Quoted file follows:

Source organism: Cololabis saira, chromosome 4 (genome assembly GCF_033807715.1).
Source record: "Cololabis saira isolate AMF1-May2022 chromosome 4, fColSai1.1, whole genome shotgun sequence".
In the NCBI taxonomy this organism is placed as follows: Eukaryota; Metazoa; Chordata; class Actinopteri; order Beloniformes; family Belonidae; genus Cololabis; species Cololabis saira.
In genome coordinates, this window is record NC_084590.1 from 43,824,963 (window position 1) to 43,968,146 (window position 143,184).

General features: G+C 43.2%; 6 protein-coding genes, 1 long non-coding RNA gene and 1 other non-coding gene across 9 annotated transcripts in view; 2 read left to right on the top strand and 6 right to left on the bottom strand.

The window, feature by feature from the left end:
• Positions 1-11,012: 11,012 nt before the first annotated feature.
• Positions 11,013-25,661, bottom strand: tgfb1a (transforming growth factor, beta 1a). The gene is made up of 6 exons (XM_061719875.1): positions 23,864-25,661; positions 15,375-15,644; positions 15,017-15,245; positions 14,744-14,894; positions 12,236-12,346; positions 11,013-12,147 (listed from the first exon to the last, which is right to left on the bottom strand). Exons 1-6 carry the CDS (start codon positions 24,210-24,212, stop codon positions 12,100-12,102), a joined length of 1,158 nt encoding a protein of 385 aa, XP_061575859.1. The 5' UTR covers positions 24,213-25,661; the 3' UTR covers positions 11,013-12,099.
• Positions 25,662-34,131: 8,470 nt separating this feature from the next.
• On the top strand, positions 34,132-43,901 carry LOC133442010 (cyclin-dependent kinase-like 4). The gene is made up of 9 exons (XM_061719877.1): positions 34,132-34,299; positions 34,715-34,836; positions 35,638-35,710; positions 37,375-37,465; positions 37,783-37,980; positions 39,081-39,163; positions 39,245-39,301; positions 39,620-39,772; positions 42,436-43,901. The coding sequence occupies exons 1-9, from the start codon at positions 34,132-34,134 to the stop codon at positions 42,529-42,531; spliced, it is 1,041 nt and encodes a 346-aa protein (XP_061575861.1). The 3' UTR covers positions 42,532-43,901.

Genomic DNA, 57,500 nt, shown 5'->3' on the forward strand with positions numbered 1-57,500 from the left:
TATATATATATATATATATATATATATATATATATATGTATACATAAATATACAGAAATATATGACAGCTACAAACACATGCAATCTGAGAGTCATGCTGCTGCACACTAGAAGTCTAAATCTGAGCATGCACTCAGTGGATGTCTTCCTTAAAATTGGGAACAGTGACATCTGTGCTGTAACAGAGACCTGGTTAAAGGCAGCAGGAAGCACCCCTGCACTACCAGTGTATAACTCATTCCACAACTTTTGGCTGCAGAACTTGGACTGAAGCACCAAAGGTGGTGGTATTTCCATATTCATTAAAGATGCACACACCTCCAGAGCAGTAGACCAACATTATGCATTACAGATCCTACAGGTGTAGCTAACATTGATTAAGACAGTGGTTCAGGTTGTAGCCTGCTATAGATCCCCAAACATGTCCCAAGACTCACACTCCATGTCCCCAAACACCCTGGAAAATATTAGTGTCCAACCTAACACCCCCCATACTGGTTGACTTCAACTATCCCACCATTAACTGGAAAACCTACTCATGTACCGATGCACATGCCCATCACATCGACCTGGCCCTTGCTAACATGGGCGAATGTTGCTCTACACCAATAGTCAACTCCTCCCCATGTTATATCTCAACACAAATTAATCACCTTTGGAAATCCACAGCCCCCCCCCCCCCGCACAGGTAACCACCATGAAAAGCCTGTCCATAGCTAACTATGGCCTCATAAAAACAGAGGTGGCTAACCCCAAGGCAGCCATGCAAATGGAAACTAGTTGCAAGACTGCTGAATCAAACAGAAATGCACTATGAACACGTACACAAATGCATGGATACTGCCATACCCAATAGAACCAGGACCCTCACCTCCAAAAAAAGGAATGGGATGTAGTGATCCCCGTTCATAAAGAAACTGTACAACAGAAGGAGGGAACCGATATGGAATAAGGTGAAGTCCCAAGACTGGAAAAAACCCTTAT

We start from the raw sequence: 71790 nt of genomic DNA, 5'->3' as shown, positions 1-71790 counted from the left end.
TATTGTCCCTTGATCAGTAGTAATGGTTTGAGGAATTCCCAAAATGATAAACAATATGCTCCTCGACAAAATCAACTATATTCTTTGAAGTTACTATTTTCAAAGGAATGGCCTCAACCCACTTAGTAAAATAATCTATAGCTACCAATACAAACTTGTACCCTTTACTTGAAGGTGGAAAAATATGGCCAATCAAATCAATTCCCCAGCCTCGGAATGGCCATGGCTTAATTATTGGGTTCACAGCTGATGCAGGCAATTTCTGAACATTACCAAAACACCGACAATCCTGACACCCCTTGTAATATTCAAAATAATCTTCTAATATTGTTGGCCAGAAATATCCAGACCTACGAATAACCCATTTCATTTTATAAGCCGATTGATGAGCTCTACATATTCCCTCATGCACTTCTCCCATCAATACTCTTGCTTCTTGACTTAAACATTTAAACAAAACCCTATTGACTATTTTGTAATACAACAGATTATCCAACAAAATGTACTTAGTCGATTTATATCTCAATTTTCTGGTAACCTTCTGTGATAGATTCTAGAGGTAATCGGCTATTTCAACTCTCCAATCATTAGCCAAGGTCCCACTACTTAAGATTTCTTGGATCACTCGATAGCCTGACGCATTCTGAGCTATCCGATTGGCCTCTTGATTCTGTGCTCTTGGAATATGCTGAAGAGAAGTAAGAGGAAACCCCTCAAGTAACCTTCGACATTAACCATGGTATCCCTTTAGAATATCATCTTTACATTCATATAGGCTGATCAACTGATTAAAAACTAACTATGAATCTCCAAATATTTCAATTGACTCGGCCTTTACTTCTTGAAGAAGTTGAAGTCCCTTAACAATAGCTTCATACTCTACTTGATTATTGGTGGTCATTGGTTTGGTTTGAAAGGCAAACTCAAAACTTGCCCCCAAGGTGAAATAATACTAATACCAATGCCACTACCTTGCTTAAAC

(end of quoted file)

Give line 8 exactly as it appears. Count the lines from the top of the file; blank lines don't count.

• Positions 11,013-25,661, bottom strand: tgfb1a (transforming growth factor, beta 1a). The gene is made up of 6 exons (XM_061719875.1): positions 23,864-25,661; positions 15,375-15,644; positions 15,017-15,245; positions 14,744-14,894; positions 12,236-12,346; positions 11,013-12,147 (listed from the first exon to the last, which is right to left on the bottom strand). Exons 1-6 carry the CDS (start codon positions 24,210-24,212, stop codon positions 12,100-12,102), a joined length of 1,158 nt encoding a protein of 385 aa, XP_061575859.1. The 5' UTR covers positions 24,213-25,661; the 3' UTR covers positions 11,013-12,099.